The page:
Tuesday, April 26, 2005

Former Fletcher Allen Health Care CEO Sentenced for Conspiracy

As reported in the Rutland Herald and the Burlington Free Press....
William Boettcher, the former CEO of Fletcher Allen Health Care, an academic medical center affiliated with the University of Vermont, was sentenced to two years in jail for federal conspiracy. He was convicted of misleading the Vermont state legislature about the true cost of the "Renaissance Project," a massive hospital renovation project ostensibly budgeted for $173 million, but actually costing $367 million. Boettcher kept two sets of books on the project, one for the legislature's benefit, and one that reflected the true cost.
As the judge put it:
  • "'You're here because you orchestrated a scheme to lie to state regulators,' Judge Sessions scolded Boettcher. 'That goes to the heart of purpose and functions of state. How would government function when it is treated so dismissively and with such deceit? 'Most of us approach our jobs with a keen sense of humility and pride," Sessions continued. "Mr. Boettcher approached his job with arrogance and deceit.'"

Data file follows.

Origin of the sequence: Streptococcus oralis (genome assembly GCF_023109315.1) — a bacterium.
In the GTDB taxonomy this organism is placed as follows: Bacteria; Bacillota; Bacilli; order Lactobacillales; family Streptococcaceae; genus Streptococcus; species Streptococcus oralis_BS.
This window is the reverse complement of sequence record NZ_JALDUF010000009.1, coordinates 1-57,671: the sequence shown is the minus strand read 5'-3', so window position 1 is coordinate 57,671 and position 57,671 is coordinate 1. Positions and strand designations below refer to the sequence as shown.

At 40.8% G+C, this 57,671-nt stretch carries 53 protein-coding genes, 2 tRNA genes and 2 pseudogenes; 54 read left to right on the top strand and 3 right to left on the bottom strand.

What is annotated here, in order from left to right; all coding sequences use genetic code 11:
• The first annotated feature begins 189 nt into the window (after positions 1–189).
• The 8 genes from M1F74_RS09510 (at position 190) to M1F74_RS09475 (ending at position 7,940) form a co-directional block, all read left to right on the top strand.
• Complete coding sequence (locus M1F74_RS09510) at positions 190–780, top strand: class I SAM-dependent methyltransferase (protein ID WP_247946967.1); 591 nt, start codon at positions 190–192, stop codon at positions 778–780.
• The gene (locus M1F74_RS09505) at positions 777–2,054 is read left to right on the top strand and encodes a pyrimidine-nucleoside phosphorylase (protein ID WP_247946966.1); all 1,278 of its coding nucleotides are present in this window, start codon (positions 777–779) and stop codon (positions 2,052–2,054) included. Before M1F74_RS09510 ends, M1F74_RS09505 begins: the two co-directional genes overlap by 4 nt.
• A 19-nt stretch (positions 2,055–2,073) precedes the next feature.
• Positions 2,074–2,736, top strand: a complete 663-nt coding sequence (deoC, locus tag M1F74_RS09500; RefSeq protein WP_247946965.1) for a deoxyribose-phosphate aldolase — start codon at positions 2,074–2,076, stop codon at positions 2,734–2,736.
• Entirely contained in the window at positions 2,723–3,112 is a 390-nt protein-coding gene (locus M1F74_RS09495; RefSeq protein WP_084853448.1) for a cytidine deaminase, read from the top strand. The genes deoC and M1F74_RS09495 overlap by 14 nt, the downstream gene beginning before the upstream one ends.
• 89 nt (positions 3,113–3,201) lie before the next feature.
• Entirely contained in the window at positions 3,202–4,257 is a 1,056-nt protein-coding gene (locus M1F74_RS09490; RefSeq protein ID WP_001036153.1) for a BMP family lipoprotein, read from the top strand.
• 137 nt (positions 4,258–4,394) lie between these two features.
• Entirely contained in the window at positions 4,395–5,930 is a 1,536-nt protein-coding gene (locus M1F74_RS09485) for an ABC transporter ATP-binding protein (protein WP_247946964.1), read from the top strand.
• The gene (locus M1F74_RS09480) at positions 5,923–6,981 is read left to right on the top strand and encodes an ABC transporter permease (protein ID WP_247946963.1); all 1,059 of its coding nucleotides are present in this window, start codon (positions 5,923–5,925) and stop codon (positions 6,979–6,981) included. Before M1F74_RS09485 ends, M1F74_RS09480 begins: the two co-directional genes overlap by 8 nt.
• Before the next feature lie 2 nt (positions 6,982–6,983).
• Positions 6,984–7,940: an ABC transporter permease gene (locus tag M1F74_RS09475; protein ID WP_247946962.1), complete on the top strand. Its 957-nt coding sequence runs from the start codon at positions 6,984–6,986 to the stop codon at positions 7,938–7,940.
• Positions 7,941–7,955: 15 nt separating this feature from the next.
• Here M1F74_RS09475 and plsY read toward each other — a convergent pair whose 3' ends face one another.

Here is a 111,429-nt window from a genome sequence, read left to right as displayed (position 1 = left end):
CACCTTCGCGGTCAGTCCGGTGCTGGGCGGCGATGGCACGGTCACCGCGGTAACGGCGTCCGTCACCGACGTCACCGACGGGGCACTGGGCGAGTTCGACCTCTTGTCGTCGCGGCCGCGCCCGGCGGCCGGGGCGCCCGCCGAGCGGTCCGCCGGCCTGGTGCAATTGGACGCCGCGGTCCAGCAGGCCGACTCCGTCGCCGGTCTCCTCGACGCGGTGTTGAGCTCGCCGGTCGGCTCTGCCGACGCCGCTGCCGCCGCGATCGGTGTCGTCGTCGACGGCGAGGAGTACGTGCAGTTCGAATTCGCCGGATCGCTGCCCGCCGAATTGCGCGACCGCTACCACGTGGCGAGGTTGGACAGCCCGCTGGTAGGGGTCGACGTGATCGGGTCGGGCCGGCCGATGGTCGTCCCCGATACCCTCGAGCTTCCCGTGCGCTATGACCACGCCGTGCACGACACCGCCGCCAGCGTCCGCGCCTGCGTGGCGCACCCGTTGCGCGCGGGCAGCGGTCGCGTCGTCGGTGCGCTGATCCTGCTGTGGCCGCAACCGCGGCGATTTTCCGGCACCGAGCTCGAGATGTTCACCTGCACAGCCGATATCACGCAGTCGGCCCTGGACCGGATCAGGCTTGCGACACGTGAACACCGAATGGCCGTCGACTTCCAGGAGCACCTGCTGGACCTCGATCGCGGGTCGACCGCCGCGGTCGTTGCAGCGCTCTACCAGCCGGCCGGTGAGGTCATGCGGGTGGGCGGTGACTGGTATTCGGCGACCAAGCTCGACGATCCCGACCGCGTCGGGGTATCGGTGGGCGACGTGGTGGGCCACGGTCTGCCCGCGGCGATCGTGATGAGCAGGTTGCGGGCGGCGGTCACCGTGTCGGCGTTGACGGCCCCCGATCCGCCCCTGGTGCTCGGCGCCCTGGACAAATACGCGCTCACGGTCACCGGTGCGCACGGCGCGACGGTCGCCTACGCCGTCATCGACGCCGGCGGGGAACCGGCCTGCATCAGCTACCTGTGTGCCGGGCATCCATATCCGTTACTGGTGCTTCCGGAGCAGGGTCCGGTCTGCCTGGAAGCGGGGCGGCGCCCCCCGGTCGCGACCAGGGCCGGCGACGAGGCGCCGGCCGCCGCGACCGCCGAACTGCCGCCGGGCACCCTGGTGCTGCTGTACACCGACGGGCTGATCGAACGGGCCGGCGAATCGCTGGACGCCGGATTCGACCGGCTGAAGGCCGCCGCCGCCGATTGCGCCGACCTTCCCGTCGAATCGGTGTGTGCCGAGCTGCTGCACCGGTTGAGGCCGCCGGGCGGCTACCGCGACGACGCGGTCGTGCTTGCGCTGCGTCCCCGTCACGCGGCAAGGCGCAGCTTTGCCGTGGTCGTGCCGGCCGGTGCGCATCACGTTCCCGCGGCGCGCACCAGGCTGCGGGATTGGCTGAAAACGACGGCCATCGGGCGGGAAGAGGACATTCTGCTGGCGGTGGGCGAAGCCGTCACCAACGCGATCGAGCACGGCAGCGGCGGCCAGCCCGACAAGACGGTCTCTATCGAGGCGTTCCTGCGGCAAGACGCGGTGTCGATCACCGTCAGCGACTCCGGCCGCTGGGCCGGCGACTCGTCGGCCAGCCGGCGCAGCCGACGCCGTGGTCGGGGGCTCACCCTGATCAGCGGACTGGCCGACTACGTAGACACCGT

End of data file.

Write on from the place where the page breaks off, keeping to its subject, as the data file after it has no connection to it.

• "In court Monday, Boettcher was hardly recognizable as the man whom prosecutors have portrayed as a boss who bullied and intimidated his managers into doing his bidding. In a nearly 50 minute statement, the former CEO wept openly, apologizing for his and his co-conspirators' lies to state regulators. "
David Demers, a former Fletcher Allen Senior Vice President, described Boettcher in this way:
  • "He controlled those around him and managed those around him by fear and intimidation and I would say that as a manager he's a 'Theory X,' a management style that assumes people need to be frightened and threatened in order to perform."
Is this the sort of manager that rises to a leadership position in today's large health care organizations? Before dismissing this case as an aberration, consider a story in yesterday's New York Times about the excessive number of beds in Buffalo, NY. When asked for an explanation, William D. McGuire, CEO of Kaleida Health, commented about his peers,
  • "But an awful lot of the obstacle is CEO ego. We're kingdom builders as a group: 'I've got to have more beds than you do. I've got to have more hospitals than you do. I've got to have the biggest empire."
Again, this suggests that the new corporate culture of health care often attracts as leaders the sorts of people least suited to run organizations whose goal is taking care of individual patients.

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